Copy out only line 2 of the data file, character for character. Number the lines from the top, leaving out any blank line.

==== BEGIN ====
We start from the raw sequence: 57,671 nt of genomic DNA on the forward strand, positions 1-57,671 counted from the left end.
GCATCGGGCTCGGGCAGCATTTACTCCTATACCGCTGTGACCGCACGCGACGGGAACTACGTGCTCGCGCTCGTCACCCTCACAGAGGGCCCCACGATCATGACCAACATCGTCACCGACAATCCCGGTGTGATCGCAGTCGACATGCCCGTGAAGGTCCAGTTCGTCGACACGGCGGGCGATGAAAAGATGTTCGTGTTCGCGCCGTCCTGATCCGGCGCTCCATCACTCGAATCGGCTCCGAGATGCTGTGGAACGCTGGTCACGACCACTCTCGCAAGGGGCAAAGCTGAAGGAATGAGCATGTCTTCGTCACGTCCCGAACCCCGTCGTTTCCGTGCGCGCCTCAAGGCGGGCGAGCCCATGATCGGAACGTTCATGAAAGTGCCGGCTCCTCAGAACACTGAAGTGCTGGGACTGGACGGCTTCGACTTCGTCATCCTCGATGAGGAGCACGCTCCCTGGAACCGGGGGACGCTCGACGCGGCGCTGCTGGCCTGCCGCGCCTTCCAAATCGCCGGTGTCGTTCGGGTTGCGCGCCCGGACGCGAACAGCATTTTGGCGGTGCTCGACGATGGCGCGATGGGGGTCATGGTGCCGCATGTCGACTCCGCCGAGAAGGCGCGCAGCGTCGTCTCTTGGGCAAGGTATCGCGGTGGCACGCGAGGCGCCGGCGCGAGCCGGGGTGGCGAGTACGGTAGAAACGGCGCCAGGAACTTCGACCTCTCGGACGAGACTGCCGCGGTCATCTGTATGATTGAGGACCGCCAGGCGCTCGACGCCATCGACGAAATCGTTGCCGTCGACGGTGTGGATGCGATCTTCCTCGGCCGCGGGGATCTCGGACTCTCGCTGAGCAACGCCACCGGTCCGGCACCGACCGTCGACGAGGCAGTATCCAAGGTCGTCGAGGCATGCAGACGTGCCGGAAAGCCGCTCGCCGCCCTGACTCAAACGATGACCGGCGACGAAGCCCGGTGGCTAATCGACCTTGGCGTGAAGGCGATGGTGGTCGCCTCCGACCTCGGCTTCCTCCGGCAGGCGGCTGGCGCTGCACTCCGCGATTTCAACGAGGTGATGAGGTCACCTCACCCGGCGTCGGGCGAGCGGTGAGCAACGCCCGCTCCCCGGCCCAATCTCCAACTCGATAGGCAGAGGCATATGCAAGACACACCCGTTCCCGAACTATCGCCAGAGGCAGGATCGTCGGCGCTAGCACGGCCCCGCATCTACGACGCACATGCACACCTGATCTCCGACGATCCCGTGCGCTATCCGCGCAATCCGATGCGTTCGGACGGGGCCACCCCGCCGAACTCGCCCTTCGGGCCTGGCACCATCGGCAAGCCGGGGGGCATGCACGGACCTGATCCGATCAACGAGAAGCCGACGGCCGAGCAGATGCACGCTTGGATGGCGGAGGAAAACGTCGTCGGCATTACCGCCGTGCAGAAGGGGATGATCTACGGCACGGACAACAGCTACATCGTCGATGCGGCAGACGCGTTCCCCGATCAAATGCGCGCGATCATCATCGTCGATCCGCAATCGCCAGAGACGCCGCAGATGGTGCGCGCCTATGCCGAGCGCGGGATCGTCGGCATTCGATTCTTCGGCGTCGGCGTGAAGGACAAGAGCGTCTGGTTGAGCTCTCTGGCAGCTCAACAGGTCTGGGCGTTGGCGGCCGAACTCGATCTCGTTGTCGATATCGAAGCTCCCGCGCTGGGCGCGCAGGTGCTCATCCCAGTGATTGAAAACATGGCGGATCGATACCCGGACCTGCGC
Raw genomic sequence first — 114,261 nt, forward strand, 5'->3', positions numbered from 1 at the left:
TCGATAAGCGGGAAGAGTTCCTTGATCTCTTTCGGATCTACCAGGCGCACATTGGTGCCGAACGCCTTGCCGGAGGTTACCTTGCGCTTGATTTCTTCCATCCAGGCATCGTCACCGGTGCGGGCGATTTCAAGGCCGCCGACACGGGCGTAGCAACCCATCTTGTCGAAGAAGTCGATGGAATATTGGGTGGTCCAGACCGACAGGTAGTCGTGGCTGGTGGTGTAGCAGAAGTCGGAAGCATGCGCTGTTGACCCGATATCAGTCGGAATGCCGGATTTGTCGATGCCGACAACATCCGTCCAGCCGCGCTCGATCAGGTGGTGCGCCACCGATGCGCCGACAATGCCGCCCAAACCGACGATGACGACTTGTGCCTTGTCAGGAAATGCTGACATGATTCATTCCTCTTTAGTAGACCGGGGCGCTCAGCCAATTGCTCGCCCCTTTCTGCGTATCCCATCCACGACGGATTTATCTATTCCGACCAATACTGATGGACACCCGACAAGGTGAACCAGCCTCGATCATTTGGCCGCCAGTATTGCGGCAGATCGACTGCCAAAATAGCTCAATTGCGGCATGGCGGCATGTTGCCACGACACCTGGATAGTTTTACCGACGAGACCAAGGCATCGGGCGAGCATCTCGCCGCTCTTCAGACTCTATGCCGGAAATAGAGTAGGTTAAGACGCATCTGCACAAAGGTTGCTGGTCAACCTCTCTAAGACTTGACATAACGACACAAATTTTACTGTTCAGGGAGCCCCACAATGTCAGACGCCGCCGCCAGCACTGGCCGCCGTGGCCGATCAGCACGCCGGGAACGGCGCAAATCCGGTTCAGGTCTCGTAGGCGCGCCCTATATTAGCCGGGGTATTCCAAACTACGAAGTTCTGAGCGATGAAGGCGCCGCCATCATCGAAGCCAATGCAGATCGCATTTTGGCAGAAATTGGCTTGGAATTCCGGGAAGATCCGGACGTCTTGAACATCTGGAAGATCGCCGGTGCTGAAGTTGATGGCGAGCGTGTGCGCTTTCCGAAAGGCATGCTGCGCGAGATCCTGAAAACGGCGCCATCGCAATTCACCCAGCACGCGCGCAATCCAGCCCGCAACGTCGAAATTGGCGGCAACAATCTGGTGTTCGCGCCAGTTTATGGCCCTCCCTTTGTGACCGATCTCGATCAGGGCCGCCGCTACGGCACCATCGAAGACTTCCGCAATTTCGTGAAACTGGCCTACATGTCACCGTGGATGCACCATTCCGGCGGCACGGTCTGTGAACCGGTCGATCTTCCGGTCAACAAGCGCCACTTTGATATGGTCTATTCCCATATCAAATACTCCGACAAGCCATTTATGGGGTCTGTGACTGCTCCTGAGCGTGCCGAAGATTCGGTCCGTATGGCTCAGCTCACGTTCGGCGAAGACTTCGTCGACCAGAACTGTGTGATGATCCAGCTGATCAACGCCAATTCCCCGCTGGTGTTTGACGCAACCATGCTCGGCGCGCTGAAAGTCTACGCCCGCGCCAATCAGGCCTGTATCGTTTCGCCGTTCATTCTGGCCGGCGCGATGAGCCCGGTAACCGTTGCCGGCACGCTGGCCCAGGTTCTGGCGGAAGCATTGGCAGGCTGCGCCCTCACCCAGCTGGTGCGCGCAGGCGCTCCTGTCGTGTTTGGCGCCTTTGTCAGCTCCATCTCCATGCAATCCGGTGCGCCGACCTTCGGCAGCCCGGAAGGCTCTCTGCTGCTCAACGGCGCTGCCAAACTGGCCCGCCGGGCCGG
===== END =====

GCATCGGGCTCGGGCAGCATTTACTCCTATACCGCTGTGACCGCACGCGACGGGAACTACGTGCTCGCGCTCGTCACCCTCACAGAGGGCCCCACGATCATGACCAACATCGTCACCGACAATCCCGGTGTGATCGCAGTCGACATGCCCGTGAAGGTCCAGTTCGTCGACACGGCGGGCGATGAAAAGATGTTCGTGTTCGCGCCGTCCTGATCCGGCGCTCCATCACTCGAATCGGCTCCGAGATGCTGTGGAACGCTGGTCACGACCACTCTCGCAAGGGGCAAAGCTGAAGGAATGAGCATGTCTTCGTCACGTCCCGAACCCCGTCGTTTCCGTGCGCGCCTCAAGGCGGGCGAGCCCATGATCGGAACGTTCATGAAAGTGCCGGCTCCTCAGAACACTGAAGTGCTGGGACTGGACGGCTTCGACTTCGTCATCCTCGATGAGGAGCACGCTCCCTGGAACCGGGGGACGCTCGACGCGGCGCTGCTGGCCTGCCGCGCCTTCCAAATCGCCGGTGTCGTTCGGGTTGCGCGCCCGGACGCGAACAGCATTTTGGCGGTGCTCGACGATGGCGCGATGGGGGTCATGGTGCCGCATGTCGACTCCGCCGAGAAGGCGCGCAGCGTCGTCTCTTGGGCAAGGTATCGCGGTGGCACGCGAGGCGCCGGCGCGAGCCGGGGTGGCGAGTACGGTAGAAACGGCGCCAGGAACTTCGACCTCTCGGACGAGACTGCCGCGGTCATCTGTATGATTGAGGACCGCCAGGCGCTCGACGCCATCGACGAAATCGTTGCCGTCGACGGTGTGGATGCGATCTTCCTCGGCCGCGGGGATCTCGGACTCTCGCTGAGCAACGCCACCGGTCCGGCACCGACCGTCGACGAGGCAGTATCCAAGGTCGTCGAGGCATGCAGACGTGCCGGAAAGCCGCTCGCCGCCCTGACTCAAACGATGACCGGCGACGAAGCCCGGTGGCTAATCGACCTTGGCGTGAAGGCGATGGTGGTCGCCTCCGACCTCGGCTTCCTCCGGCAGGCGGCTGGCGCTGCACTCCGCGATTTCAACGAGGTGATGAGGTCACCTCACCCGGCGTCGGGCGAGCGGTGAGCAACGCCCGCTCCCCGGCCCAATCTCCAACTCGATAGGCAGAGGCATATGCAAGACACACCCGTTCCCGAACTATCGCCAGAGGCAGGATCGTCGGCGCTAGCACGGCCCCGCATCTACGACGCACATGCACACCTGATCTCCGACGATCCCGTGCGCTATCCGCGCAATCCGATGCGTTCGGACGGGGCCACCCCGCCGAACTCGCCCTTCGGGCCTGGCACCATCGGCAAGCCGGGGGGCATGCACGGACCTGATCCGATCAACGAGAAGCCGACGGCCGAGCAGATGCACGCTTGGATGGCGGAGGAAAACGTCGTCGGCATTACCGCCGTGCAGAAGGGGATGATCTACGGCACGGACAACAGCTACATCGTCGATGCGGCAGACGCGTTCCCCGATCAAATGCGCGCGATCATCATCGTCGATCCGCAATCGCCAGAGACGCCGCAGATGGTGCGCGCCTATGCCGAGCGCGGGATCGTCGGCATTCGATTCTTCGGCGTCGGCGTGAAGGACAAGAGCGTCTGGTTGAGCTCTCTGGCAGCTCAACAGGTCTGGGCGTTGGCGGCCGAACTCGATCTCGTTGTCGATATCGAAGCTCCCGCGCTGGGCGCGCAGGTGCTCATCCCAGTGATTGAAAACATGGCGGATCGATACCCGGACCTGCGC